Mr. BIRNBAUM. Well, again, you know, the packaging idea seems to gut all of the—I am from Chicago and—Illinois, it would seem to be inconsistent with our consumer fraud act. So, again, if you allow the states—and, again, you know, Carl Sandburg called my town the patchwork quilt of cultures. And that is—I think you heard that today in terms of this industry. If you—if you leave it up to the states to govern these kinds of issues—and if HUD wants to make broad policy statements about this, fine. But ultimately, in the trenches, doing—and 90 percent of what we do are mom and pop's bungalow on the north side of Chicago—let our marketplace decide and let our state decide. And that certainly seems consistent with the approach that Congress has taken on this issue.
    Chairman NEY. Well, if other members—Mr. Rheingold?
    Mr. RHEINGOLD. There is one other matter—one inconsistency and area that I have addressed in my written comments, but I think it is very important that HUD stay out of—in the Good Faith Estimate proposal, there is language in it that I think is extremely dangerous and really would offend state law. And the language gives mortgage brokers a tremendous benefit that we think is extremely dangerous. And I will read a little bit. ''We do not offer loans from all funding sources and we cannot guarantee the lowest price or the best terms available in the market.''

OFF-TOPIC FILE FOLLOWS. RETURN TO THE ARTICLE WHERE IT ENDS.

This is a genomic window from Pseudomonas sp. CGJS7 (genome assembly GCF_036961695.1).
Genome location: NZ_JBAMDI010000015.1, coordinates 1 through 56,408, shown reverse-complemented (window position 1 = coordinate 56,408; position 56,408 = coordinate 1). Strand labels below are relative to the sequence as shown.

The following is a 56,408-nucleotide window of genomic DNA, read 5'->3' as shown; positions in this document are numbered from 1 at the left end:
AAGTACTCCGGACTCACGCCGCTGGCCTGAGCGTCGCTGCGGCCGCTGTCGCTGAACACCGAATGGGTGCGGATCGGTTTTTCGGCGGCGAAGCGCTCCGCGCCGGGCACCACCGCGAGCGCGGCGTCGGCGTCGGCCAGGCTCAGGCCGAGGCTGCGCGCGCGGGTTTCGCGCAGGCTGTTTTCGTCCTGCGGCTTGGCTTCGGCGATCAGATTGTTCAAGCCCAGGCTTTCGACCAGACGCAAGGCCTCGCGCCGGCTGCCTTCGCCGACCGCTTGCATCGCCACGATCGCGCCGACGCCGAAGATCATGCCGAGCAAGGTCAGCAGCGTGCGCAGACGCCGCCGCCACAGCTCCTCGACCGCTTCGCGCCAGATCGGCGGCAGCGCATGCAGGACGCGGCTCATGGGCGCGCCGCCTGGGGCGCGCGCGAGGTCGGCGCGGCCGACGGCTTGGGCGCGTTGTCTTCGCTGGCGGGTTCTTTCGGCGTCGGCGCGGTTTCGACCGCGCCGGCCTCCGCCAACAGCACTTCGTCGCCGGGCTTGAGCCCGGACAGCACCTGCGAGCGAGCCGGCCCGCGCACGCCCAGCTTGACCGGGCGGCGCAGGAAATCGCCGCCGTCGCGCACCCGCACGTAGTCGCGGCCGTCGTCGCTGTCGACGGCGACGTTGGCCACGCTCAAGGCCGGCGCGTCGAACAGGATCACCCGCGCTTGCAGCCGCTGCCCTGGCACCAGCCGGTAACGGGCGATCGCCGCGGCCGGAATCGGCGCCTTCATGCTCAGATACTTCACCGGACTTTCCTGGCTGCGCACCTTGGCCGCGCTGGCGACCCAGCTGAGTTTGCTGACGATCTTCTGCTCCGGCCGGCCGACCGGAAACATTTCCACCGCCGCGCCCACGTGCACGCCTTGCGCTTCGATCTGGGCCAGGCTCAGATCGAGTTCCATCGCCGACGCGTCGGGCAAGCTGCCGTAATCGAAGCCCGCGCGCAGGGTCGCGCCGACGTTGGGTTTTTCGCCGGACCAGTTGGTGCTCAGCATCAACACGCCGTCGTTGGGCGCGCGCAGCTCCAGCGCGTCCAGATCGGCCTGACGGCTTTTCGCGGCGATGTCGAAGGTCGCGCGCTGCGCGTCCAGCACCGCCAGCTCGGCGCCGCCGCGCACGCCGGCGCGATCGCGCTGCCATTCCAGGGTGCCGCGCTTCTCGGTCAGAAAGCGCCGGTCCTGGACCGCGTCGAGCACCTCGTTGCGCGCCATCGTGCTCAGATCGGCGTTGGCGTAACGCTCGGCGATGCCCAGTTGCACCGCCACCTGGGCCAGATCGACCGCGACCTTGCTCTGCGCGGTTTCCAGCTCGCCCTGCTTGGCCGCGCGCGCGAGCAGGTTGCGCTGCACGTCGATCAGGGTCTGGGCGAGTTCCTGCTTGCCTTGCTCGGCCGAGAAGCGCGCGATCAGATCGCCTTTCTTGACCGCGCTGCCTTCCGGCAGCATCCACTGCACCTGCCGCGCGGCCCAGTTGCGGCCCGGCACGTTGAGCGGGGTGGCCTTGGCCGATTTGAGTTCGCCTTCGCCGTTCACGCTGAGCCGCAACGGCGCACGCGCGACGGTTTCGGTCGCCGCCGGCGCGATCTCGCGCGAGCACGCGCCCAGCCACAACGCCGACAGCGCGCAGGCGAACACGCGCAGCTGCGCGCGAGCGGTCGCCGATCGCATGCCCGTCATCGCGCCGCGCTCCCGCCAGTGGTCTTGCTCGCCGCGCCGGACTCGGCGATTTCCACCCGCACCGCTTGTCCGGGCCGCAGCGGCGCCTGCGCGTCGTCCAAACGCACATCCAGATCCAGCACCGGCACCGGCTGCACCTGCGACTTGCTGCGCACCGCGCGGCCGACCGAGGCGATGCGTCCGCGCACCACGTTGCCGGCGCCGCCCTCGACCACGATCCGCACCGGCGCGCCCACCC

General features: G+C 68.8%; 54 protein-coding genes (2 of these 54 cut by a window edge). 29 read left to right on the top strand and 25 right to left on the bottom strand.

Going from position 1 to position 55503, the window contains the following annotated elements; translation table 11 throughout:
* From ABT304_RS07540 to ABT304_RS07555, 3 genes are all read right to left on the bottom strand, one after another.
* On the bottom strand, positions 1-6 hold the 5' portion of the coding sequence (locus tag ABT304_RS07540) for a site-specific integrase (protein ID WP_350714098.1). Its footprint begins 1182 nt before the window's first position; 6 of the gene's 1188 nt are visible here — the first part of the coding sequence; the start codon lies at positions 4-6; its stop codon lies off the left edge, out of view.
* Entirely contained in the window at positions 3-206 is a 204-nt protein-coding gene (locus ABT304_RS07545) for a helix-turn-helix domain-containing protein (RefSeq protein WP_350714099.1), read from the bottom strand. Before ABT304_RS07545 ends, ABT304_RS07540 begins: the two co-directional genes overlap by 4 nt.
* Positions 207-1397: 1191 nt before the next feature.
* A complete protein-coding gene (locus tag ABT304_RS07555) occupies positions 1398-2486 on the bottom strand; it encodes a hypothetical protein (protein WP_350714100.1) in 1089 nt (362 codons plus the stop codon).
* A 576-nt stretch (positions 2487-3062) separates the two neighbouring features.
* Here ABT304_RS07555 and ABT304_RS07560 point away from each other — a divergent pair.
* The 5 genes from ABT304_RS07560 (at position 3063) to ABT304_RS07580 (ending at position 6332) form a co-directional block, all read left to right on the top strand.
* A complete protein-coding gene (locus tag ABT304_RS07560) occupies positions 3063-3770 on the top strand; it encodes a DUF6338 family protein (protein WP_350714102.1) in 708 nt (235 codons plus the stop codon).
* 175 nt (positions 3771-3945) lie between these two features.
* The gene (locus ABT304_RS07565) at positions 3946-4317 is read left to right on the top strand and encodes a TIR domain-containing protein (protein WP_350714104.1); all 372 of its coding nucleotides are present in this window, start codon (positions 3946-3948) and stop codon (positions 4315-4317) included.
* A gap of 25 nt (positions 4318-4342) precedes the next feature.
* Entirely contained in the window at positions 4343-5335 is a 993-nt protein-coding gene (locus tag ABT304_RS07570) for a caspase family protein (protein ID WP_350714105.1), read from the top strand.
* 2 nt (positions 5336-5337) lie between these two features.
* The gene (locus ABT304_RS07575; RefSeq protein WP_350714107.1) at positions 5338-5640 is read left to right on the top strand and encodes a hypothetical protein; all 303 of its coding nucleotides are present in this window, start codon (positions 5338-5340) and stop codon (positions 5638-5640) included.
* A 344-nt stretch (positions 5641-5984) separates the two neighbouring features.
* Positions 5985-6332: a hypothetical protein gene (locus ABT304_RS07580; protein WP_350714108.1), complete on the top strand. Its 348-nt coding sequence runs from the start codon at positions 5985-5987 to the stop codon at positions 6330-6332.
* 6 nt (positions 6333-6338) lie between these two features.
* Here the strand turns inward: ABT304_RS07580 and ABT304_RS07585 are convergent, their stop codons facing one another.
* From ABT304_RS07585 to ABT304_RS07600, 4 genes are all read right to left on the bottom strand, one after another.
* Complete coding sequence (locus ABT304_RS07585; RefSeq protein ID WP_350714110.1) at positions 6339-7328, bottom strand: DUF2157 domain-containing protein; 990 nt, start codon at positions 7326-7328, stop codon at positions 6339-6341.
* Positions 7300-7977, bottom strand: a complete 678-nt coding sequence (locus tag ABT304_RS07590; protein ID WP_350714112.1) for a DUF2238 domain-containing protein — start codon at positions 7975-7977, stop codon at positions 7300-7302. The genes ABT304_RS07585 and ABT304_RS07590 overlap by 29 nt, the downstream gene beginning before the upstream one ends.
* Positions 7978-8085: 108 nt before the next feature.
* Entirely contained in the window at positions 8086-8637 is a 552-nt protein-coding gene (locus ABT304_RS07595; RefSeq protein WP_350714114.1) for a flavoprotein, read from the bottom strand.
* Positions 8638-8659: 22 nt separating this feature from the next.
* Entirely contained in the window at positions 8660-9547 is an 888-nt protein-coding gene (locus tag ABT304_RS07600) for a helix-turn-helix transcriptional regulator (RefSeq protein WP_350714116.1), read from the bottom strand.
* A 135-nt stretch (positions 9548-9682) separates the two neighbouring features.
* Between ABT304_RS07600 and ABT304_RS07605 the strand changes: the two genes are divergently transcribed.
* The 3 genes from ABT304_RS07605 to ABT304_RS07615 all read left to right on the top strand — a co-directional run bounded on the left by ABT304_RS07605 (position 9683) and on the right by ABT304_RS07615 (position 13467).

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    This is a written document—you have heard all this testimony about people who read that—who do not read any of the documents, yet one of the HUD forms that people are going to be handed is a document that basically says, ''I am your mortgage broker, but I am not going to get the best loan for you or I am not going to be obligated to get the best loan for you.''
    Well, that is fine, except for the fact that in a lot of mortgage transactions, particularly with mortgage brokers, they are telling people, orally, ''I am going to get you the best loan. I am going to get you the best deal.'' And I think it is really dangerous. And there are lots of state law out there that defines when a fiduciary exists and protects people when, in fact, they have been misled or have been told that there is a relationship there that somebody is—a relationship of trust. And I think that language in that federal statute is extremely dangerous. And we deserve some important state protections for the consumers.
    Chairman NEY. Thank you.
    Thanks to all of you.
    Ms. Waters—questions?